What to Make of the Rebound in the U.S. Jobs Report

From today’s New York Times:

The job market halted its pandemic-induced collapse in May as employers brought back millions of workers and the unemployment rate unexpectedly declined. Tens of millions are still out of work, and the unemployment rate, which fell to 13.3 percent from 14.7 percent in April, remains worse than in any previous postwar recession. The rate would have been higher had it not been for data-collection issues.

Nonetheless, after weeks of data depicting enormous economic destruction, Friday’s report from the Labor Department offered a glimmer of hope. Employers added 2.5 million jobs in May, defying economists’ expectations of further losses and holding the prospect that the rebound from the economic crisis could be faster than forecast.

Job growth was concentrated in industries hit hardest early in the crisis, like leisure, hospitality and retail work. But manufacturing, health care and professional services added jobs as well, possibly signaling that the damage did not spread as deeply into the economy as many feared. Major stock indexes surged on the news, and President Trump hailed the report in remarks outside the White House, saying the rebound “leads us onto a long period of growth.”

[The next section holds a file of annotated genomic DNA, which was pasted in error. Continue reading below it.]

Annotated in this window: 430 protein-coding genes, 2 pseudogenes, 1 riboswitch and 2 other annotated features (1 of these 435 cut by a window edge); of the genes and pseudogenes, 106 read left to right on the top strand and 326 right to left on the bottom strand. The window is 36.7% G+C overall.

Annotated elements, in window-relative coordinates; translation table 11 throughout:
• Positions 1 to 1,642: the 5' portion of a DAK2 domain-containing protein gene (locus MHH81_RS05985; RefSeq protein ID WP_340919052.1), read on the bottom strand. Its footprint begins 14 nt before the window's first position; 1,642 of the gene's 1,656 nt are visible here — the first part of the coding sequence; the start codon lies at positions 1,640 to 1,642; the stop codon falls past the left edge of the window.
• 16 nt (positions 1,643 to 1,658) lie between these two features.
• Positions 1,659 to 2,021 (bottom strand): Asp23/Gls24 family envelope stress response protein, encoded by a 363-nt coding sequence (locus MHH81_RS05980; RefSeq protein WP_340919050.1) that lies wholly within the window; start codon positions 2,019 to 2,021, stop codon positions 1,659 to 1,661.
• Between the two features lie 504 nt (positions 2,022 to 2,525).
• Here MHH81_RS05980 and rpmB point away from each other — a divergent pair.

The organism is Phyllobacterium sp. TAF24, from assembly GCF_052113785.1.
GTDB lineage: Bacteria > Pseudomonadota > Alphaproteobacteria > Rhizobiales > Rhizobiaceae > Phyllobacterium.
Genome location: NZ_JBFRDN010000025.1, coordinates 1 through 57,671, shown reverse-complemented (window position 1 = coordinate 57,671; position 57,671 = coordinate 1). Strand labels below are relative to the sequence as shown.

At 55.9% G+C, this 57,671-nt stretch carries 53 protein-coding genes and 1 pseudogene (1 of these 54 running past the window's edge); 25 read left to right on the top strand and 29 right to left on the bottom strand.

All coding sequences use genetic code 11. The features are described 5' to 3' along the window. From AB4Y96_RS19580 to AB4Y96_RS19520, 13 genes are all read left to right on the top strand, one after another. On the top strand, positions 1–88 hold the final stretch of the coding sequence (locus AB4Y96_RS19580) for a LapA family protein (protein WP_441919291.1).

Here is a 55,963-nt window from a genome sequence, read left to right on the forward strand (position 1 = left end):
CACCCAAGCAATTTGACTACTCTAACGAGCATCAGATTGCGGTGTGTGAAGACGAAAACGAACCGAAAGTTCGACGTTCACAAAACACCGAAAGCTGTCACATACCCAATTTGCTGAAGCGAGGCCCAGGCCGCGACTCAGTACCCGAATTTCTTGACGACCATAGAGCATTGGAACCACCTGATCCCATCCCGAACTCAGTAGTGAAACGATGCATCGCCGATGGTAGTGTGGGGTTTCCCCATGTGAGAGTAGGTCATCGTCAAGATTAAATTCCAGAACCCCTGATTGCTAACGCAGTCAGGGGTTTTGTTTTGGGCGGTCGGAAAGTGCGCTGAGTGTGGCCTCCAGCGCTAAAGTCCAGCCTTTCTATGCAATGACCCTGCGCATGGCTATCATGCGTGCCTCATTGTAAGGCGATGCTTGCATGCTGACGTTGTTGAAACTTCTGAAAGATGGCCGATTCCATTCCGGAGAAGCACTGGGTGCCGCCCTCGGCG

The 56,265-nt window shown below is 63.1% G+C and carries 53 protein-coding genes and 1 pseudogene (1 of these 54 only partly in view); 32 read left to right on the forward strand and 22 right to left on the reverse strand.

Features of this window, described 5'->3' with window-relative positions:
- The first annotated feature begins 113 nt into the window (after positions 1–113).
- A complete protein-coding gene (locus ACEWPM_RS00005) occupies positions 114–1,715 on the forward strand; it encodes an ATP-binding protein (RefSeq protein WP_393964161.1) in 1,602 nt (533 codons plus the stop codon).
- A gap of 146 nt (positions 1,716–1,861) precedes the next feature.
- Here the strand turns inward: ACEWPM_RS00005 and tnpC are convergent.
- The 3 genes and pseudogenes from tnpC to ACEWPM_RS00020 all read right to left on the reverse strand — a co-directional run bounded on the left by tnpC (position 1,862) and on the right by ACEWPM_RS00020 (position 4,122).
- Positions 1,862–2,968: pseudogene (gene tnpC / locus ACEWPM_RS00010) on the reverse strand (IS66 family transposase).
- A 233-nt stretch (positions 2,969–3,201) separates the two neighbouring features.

“We will go back to having the greatest economy anywhere in the world, nothing close, and I think we’re going to have a very good upcoming few months,” Mr. Trump said.

All the same, economists warn that it will take far longer for the economy to climb out of the hole than it did to fall into it. And even as the economy shows signs of revival, the United States is confirming more than 20,000 new coronavirus cases a day, with counts rising in particular in the South and the West.

While employers recalled temporarily laid-off or furloughed workers in May, the number of permanent job losses rose, a sign that some businesses didn’t survive the shutdown, or expect demand to stay depressed as the economy reopens. Others are bringing back workers at reduced hours: The number of people working part time because they couldn’t find full-time work barely budged. And millions more people have been laid off in the weeks since the data released Friday was collected in mid-May.

Read the complete article here.